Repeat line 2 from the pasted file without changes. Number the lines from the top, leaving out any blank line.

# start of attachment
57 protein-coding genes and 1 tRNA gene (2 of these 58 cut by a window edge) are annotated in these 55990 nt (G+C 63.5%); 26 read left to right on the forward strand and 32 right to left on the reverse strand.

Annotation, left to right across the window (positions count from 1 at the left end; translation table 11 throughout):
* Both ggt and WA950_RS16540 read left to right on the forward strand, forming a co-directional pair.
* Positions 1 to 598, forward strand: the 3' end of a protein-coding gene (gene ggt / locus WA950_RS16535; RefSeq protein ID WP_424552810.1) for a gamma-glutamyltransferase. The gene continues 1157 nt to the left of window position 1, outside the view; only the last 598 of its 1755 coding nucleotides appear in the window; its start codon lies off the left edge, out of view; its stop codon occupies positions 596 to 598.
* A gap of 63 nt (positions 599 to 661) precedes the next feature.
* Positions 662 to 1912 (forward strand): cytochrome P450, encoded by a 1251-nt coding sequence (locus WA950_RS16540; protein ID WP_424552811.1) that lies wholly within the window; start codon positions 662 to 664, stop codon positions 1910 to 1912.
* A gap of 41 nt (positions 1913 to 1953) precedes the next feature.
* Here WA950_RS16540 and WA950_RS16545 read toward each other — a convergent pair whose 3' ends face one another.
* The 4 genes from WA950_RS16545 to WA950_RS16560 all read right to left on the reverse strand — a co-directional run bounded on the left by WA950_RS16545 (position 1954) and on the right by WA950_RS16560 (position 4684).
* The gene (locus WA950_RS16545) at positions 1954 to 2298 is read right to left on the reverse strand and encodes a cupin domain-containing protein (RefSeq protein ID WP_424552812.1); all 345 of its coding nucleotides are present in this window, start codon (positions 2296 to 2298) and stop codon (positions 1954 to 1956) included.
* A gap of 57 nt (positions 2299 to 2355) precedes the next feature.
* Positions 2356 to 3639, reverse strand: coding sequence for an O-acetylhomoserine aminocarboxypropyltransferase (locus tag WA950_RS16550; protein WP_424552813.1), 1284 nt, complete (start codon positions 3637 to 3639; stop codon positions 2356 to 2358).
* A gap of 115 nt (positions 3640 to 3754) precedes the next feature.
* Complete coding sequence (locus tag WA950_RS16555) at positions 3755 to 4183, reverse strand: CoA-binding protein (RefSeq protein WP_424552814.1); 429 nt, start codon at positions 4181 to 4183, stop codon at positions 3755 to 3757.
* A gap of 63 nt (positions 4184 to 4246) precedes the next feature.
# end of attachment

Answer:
Annotation, left to right across the window (positions count from 1 at the left end; translation table 11 throughout):